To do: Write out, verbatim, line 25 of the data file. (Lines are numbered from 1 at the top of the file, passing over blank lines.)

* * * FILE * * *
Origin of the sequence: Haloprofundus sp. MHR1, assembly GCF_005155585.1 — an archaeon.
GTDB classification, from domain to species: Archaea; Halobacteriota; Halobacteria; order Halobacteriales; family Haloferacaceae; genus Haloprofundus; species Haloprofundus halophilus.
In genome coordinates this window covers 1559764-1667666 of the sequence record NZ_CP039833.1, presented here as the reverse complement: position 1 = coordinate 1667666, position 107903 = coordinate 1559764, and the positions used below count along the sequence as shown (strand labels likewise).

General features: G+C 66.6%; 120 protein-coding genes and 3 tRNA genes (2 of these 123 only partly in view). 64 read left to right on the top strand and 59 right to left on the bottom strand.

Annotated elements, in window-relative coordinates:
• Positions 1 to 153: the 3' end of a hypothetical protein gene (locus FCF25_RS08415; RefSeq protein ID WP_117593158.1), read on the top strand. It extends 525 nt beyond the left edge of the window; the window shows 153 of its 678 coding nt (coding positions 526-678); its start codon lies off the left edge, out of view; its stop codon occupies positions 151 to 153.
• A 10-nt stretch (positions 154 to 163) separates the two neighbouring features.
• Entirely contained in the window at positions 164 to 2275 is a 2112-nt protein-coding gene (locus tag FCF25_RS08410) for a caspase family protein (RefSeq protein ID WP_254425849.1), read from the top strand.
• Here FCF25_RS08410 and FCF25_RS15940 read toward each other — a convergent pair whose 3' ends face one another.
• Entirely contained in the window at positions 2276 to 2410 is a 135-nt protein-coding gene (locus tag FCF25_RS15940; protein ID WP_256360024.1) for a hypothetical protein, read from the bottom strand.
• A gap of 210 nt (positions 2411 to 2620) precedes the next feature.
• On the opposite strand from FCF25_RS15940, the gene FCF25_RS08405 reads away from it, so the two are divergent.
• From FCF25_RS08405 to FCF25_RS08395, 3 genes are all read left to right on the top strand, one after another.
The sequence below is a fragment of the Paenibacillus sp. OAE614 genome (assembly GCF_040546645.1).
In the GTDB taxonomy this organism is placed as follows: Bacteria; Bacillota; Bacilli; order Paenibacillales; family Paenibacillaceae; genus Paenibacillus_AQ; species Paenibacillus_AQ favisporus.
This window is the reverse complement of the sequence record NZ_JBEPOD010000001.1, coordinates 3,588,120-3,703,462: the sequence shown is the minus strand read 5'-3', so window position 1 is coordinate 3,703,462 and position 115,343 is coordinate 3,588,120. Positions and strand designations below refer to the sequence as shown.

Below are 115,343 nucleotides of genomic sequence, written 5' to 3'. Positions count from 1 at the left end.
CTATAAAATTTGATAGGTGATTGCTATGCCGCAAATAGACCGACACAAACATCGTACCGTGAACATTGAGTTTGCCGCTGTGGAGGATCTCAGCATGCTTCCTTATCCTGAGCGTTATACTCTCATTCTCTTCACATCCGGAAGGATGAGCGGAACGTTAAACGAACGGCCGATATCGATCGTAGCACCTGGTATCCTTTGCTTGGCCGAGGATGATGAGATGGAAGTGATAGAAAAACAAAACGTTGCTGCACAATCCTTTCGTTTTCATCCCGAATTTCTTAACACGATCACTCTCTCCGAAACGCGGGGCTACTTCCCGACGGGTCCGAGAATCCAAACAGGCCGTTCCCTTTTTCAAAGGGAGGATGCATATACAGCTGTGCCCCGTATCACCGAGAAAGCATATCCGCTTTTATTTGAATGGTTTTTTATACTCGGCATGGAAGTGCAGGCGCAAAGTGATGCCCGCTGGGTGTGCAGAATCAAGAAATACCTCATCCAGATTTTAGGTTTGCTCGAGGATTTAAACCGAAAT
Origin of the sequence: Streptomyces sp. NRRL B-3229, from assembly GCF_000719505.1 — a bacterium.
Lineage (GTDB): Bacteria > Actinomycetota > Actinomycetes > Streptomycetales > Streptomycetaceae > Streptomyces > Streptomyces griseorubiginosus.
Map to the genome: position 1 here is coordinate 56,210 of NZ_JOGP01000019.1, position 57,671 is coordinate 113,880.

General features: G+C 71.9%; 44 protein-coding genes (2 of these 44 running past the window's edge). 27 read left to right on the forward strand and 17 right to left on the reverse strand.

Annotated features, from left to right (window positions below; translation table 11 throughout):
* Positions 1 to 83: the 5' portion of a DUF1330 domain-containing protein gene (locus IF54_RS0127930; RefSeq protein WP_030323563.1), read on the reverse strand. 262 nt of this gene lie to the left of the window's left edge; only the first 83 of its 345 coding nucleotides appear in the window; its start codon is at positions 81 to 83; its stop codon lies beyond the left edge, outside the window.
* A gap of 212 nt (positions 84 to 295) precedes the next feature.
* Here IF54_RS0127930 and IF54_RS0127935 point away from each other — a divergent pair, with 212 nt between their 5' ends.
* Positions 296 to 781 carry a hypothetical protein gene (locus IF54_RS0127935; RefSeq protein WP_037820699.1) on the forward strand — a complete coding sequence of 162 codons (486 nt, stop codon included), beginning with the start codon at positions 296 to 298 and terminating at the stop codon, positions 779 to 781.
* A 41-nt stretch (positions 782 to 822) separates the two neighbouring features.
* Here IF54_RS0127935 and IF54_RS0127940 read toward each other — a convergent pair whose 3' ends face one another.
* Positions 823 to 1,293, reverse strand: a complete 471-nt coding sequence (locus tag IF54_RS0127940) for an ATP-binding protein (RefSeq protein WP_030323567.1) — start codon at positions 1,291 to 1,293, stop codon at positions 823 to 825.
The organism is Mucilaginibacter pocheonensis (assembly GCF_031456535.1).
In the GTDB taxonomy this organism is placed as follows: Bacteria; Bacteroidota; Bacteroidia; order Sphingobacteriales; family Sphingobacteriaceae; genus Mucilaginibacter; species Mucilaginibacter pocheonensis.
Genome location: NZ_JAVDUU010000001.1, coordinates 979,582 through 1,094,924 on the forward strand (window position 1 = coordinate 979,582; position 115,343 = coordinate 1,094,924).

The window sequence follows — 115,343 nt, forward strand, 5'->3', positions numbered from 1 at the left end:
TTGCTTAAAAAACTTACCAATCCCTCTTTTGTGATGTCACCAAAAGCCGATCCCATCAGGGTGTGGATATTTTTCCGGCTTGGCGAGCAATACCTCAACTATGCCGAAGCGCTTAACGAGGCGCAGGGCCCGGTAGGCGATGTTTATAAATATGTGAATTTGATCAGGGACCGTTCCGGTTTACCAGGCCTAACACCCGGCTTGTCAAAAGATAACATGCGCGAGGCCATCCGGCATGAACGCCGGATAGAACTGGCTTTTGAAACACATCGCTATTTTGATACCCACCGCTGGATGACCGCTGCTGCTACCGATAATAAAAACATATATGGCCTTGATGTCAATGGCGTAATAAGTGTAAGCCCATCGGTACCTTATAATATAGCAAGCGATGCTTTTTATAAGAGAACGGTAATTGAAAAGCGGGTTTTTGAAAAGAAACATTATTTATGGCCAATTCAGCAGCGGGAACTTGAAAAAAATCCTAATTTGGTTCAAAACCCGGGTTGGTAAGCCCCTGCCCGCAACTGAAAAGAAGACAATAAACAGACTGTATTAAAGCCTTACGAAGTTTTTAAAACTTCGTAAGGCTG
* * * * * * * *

* A gap of 212 nt (positions 84 to 295) precedes the next feature.